Two water wells were funded in two villages in Ghana. Joe Homan homes for children in Africa and India were supported by the Club. Hospice Africa was a principle charity of the Club.
The main funding over several years was for the building of a hospice in Mbarara, Uganda which grew eventually to two hospices. The Club also raised funding for African doctors, nurses and health workers to train how best to care for terminally ill patients and the use of palliative drugs.
A Rotary matching grant enabled the club in partnership with the club in Pune, India to create a physiotherapy unit which would help 120,000 people in need.
Overseas students are regularly welcomed to the city and hosted by Rotarians, who enjoy fellowship with members from other countries and reciprocal visits are encouraged.
The Rotary Club of Coventry is twinned with Rotary Clubs around the world including The Rotary Club of Volgograd and The Rotary Club of Scottburgh in South Africa, where aids sufferers and orphaned children have been supported by the Coventry Club.
A group of Coventry Rotarians visited the city of Volgograd and were given a half metre-high replica of The Motherland Calls statue. The statue, which depicts a sword-wielding woman overlooking the city, is the tallest statue in Europe standing at 85 metres tall in Volgograd. It commemorates the two million people who lost their lives during the six-month siege of the city in World War II. The replica statue is passed on each year to the incoming President of the Rotary Club of Coventry.
Young people have been one of the key focuses of the Club throughout its existence and was instrumental in the reformation of the Coventry Boys’ Club in 1949 and continued to provide funding.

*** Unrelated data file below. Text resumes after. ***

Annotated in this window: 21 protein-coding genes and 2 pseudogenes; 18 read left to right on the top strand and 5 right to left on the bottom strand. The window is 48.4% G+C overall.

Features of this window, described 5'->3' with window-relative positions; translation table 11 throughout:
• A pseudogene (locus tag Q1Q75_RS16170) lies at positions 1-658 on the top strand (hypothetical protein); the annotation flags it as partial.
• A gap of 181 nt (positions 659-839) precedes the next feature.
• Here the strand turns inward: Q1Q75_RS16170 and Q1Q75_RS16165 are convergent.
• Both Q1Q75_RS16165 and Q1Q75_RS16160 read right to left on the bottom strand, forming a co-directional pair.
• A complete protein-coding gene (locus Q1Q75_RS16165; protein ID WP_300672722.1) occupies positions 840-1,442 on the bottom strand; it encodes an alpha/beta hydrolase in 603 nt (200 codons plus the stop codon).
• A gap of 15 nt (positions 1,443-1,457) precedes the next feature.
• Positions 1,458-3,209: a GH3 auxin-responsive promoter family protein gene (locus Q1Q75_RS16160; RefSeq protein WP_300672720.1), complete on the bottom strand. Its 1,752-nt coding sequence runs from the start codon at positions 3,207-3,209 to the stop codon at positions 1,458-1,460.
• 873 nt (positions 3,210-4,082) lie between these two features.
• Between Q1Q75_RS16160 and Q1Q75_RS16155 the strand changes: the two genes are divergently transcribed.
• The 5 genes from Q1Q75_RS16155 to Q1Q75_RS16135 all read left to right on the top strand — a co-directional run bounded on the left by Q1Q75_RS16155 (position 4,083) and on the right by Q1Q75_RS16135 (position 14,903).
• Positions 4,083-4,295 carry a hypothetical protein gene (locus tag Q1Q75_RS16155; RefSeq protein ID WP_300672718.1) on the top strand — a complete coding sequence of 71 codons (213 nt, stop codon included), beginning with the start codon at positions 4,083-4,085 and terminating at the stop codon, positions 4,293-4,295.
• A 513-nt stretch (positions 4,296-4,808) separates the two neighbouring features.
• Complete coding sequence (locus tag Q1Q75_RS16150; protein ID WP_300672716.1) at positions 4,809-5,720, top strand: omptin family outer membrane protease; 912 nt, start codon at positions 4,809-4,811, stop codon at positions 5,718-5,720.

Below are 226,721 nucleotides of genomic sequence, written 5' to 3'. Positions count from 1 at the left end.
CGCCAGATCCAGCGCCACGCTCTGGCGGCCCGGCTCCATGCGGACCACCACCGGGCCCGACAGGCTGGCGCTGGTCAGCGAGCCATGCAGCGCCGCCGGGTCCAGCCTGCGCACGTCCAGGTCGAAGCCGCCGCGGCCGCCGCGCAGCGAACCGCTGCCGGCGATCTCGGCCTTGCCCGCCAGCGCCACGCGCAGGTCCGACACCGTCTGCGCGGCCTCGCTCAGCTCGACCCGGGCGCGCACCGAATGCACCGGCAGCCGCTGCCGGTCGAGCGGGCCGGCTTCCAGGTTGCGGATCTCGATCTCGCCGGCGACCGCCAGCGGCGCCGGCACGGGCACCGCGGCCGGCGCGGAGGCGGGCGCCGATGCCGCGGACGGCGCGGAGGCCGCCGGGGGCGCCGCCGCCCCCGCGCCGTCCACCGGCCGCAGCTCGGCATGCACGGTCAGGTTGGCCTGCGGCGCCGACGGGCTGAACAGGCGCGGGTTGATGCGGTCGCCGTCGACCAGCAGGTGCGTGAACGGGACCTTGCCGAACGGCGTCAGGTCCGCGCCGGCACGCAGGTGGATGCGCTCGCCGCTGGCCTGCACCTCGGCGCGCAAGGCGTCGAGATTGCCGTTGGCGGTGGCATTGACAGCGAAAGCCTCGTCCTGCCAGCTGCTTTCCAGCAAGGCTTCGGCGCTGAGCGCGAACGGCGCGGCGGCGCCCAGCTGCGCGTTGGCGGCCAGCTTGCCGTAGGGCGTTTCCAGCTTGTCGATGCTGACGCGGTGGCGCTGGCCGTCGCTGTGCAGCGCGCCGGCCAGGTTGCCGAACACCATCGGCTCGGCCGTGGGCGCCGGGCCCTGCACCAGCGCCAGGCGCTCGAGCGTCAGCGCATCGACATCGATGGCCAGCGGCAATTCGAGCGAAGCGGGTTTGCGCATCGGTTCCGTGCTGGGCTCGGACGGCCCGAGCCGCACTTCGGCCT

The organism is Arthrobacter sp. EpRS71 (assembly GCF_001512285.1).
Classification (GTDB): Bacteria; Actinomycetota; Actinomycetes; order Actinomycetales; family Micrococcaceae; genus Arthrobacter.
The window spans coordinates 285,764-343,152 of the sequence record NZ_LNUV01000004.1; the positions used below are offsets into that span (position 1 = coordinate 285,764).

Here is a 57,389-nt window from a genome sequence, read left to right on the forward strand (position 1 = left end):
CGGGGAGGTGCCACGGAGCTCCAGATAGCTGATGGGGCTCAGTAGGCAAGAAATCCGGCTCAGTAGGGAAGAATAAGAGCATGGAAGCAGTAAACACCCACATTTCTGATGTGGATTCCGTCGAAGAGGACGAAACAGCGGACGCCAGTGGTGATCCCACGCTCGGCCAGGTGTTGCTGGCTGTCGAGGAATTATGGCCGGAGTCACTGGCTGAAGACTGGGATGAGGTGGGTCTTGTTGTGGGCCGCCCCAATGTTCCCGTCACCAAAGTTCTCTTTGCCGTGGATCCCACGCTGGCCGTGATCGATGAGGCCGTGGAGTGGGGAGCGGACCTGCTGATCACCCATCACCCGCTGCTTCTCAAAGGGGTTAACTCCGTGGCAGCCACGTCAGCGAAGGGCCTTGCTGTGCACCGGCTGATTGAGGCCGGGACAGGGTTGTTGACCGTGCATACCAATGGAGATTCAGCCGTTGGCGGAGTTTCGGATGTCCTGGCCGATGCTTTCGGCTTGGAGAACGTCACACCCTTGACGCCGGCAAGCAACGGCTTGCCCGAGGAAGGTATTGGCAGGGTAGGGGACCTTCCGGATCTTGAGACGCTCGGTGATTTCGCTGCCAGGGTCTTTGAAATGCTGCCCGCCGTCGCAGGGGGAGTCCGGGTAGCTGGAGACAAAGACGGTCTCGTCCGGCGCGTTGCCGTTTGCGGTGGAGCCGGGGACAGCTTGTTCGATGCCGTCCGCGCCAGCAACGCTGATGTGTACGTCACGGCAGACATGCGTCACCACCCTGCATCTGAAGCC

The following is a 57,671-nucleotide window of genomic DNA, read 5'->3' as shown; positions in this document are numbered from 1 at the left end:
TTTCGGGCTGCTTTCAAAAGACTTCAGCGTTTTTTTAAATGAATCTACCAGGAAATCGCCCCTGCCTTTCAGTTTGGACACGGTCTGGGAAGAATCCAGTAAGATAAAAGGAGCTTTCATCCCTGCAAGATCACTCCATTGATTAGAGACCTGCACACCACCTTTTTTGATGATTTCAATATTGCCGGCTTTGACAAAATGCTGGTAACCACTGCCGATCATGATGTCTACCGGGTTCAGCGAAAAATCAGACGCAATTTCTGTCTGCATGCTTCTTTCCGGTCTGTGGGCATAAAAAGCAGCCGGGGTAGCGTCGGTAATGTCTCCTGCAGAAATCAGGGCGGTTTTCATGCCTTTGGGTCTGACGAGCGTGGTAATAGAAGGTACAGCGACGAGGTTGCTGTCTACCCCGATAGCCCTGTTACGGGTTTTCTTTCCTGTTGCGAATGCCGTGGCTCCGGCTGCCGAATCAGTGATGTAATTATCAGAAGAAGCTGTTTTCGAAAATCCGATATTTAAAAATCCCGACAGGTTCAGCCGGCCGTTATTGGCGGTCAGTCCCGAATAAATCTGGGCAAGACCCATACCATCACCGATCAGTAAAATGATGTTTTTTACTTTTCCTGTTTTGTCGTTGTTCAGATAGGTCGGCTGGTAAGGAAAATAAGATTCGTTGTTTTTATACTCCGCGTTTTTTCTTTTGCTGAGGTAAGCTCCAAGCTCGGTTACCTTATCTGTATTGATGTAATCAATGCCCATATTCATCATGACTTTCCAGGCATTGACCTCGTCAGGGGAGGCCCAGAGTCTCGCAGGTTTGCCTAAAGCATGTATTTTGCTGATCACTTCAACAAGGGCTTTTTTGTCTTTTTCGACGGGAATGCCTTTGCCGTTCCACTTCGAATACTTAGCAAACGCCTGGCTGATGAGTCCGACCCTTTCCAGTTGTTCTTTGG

In 1978 a scheme was started to raise funds to support young people to take part in an outward-bound course in Wales. This continued for 38 years and, in 1983, the course was opened up to students with disabilities.
In 1984 A Young Design/Technologist Award Scheme was launched for all senior schools in Coventry. Coventry Rotary Clubs organised the English Disabled Sports Team Championships, which were very successful for many years. Open to disabled participants of all abilities, other Rotary Clubs supported the event with sponsorship.
Young disabled athlete Kare Adenegan was supported by the Rotary Club of Coventry when she competed in various competitions including the World Championships in Qatar, the London Mini Marathon, and the Para-Olympics, with success in the 100- 400- and 800-metre events.
Sea Cadet Meg Whitehall, from TS Coventry was one of only four cadets in the UK to travel to South Korea on a seagoing exercise with support of the Club.
A Rotaract Club was formed in 1973 for young people aged 18 to 30 to hold their own events and support others alongside Rotary. Later followed an Interact club, established in 2017 with President Kennedy School for young people aged 12 to 18.